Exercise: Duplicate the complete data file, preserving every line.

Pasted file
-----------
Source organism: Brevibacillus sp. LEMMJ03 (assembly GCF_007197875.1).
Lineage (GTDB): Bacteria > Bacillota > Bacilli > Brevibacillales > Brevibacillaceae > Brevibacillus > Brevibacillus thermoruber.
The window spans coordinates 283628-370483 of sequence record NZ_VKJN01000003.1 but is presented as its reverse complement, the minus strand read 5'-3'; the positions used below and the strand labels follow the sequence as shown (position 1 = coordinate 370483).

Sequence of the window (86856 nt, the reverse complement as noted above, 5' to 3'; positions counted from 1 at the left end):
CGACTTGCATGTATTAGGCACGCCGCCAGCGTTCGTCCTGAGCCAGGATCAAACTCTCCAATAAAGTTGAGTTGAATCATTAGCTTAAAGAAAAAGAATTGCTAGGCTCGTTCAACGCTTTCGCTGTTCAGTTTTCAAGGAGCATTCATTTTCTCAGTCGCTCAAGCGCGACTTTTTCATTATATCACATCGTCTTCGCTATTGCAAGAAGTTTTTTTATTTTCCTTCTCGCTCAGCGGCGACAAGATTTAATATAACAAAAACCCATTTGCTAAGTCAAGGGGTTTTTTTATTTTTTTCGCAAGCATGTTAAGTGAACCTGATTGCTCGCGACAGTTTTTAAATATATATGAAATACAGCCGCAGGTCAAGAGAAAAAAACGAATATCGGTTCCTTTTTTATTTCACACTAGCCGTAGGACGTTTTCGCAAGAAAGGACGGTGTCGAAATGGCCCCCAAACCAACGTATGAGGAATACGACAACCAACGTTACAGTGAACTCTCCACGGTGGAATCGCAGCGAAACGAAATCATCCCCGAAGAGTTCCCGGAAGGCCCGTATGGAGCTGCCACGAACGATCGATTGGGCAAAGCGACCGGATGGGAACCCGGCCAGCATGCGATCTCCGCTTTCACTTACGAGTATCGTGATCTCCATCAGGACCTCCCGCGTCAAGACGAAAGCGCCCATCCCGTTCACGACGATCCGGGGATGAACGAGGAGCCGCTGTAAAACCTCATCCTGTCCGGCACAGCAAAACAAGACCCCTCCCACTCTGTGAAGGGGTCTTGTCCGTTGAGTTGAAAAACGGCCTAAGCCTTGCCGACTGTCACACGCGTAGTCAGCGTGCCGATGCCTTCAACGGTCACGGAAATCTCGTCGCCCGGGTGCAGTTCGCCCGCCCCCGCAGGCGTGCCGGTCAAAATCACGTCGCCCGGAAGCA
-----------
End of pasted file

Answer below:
Source organism: Brevibacillus sp. LEMMJ03 (assembly GCF_007197875.1).
Lineage (GTDB): Bacteria > Bacillota > Bacilli > Brevibacillales > Brevibacillaceae > Brevibacillus > Brevibacillus thermoruber.
The window spans coordinates 283628-370483 of sequence record NZ_VKJN01000003.1 but is presented as its reverse complement, the minus strand read 5'-3'; the positions used below and the strand labels follow the sequence as shown (position 1 = coordinate 370483).

Sequence of the window (86856 nt, the reverse complement as noted above, 5' to 3'; positions counted from 1 at the left end):
CGACTTGCATGTATTAGGCACGCCGCCAGCGTTCGTCCTGAGCCAGGATCAAACTCTCCAATAAAGTTGAGTTGAATCATTAGCTTAAAGAAAAAGAATTGCTAGGCTCGTTCAACGCTTTCGCTGTTCAGTTTTCAAGGAGCATTCATTTTCTCAGTCGCTCAAGCGCGACTTTTTCATTATATCACATCGTCTTCGCTATTGCAAGAAGTTTTTTTATTTTCCTTCTCGCTCAGCGGCGACAAGATTTAATATAACAAAAACCCATTTGCTAAGTCAAGGGGTTTTTTTATTTTTTTCGCAAGCATGTTAAGTGAACCTGATTGCTCGCGACAGTTTTTAAATATATATGAAATACAGCCGCAGGTCAAGAGAAAAAAACGAATATCGGTTCCTTTTTTATTTCACACTAGCCGTAGGACGTTTTCGCAAGAAAGGACGGTGTCGAAATGGCCCCCAAACCAACGTATGAGGAATACGACAACCAACGTTACAGTGAACTCTCCACGGTGGAATCGCAGCGAAACGAAATCATCCCCGAAGAGTTCCCGGAAGGCCCGTATGGAGCTGCCACGAACGATCGATTGGGCAAAGCGACCGGATGGGAACCCGGCCAGCATGCGATCTCCGCTTTCACTTACGAGTATCGTGATCTCCATCAGGACCTCCCGCGTCAAGACGAAAGCGCCCATCCCGTTCACGACGATCCGGGGATGAACGAGGAGCCGCTGTAAAACCTCATCCTGTCCGGCACAGCAAAACAAGACCCCTCCCACTCTGTGAAGGGGTCTTGTCCGTTGAGTTGAAAAACGGCCTAAGCCTTGCCGACTGTCACACGCGTAGTCAGCGTGCCGATGCCTTCAACGGTCACGGAAATCTCGTCGCCCGGGTGCAGTTCGCCCGCCCCCGCAGGCGTGCCGGTCAAAATCACGTCGCCCGGAAGCA